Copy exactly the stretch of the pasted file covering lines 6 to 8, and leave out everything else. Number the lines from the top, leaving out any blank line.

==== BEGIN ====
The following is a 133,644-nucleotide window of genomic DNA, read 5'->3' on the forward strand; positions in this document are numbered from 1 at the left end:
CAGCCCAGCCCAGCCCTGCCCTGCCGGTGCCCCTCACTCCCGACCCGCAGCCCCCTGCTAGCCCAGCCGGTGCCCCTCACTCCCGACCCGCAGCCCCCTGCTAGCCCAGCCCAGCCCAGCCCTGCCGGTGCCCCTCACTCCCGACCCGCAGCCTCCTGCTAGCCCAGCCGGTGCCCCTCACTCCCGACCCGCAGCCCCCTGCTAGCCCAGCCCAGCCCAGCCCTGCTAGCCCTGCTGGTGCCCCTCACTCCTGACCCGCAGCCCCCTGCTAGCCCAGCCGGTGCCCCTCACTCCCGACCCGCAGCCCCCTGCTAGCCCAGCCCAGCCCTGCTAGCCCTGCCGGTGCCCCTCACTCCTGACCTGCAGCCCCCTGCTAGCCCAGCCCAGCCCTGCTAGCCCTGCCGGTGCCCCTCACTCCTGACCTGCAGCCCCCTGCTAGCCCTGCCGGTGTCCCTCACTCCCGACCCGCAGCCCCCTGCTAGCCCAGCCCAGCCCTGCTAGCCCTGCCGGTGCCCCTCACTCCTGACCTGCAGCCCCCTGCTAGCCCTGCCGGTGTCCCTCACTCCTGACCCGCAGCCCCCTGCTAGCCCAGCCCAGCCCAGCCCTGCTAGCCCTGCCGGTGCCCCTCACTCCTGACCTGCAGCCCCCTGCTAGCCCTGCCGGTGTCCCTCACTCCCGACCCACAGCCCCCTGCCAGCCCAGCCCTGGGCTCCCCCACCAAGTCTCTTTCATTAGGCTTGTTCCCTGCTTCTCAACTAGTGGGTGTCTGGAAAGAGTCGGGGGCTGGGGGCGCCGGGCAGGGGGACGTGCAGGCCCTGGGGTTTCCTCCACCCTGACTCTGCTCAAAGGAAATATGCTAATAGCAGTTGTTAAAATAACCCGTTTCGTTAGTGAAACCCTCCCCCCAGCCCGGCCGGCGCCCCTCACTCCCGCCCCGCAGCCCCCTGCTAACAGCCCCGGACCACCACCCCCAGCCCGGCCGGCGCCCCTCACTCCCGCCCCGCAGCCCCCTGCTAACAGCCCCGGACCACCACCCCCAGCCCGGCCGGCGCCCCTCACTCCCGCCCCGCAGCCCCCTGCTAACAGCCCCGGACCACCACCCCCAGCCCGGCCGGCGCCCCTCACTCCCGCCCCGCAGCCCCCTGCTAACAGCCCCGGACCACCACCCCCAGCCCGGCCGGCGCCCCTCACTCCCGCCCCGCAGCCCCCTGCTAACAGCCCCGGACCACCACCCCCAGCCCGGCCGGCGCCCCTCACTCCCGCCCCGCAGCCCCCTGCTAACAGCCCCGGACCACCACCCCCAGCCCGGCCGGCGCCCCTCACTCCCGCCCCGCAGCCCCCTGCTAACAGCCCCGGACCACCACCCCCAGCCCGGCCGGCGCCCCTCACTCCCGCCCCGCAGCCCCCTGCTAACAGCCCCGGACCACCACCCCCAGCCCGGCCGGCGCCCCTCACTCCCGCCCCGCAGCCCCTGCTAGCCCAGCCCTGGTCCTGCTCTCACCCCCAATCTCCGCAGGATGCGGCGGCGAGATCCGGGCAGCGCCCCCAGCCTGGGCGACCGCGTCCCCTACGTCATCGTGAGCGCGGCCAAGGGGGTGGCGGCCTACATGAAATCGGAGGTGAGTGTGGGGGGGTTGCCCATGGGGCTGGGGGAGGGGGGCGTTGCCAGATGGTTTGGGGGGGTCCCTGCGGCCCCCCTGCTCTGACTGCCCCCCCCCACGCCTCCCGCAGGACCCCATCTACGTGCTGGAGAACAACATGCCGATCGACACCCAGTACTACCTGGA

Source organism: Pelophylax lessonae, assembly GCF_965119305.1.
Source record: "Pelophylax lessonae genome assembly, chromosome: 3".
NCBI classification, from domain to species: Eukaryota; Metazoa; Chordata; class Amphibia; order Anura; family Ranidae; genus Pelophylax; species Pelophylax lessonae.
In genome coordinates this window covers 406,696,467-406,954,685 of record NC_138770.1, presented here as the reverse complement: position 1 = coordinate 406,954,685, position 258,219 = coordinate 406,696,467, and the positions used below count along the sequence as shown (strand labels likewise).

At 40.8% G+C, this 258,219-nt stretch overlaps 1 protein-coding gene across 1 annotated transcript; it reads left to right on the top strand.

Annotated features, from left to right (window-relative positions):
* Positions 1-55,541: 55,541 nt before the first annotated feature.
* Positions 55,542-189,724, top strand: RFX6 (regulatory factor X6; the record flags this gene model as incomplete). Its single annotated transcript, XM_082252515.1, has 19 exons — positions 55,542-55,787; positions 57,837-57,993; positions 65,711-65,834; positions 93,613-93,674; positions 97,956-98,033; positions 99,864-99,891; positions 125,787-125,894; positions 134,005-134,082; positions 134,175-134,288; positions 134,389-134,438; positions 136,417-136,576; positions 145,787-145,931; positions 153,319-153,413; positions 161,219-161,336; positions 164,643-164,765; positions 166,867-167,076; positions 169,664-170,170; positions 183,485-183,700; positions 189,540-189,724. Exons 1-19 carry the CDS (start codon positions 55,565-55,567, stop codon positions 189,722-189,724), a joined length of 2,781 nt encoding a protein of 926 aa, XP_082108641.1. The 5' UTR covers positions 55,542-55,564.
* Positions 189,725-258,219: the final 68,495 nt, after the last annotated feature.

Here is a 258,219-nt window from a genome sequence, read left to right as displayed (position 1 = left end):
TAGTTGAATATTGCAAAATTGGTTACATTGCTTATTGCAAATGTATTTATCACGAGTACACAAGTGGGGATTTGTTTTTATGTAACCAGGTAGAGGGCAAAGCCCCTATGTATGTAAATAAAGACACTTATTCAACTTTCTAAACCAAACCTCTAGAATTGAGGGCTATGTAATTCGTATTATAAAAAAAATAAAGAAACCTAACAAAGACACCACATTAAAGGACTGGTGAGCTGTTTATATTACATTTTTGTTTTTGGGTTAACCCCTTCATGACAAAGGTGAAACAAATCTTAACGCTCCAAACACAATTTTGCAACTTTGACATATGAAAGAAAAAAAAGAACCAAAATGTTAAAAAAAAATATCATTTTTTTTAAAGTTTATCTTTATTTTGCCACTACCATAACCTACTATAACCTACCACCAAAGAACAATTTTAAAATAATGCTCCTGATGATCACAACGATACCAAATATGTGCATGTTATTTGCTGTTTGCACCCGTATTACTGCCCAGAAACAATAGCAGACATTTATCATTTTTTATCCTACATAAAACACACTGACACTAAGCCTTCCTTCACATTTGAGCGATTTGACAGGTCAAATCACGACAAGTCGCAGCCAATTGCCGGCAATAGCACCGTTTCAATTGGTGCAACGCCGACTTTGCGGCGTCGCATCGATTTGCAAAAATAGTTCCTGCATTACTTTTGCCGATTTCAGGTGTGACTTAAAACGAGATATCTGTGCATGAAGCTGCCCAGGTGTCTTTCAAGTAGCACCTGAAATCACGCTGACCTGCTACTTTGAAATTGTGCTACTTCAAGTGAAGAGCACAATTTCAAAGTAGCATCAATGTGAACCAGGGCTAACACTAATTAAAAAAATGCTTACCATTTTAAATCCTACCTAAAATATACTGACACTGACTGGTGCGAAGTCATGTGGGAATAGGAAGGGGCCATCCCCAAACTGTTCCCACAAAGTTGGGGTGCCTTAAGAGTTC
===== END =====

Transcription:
In genome coordinates this window covers 406,696,467-406,954,685 of record NC_138770.1, presented here as the reverse complement: position 1 = coordinate 406,954,685, position 258,219 = coordinate 406,696,467, and the positions used below count along the sequence as shown (strand labels likewise).

At 40.8% G+C, this 258,219-nt stretch overlaps 1 protein-coding gene across 1 annotated transcript; it reads left to right on the top strand.

Annotated features, from left to right (window-relative positions):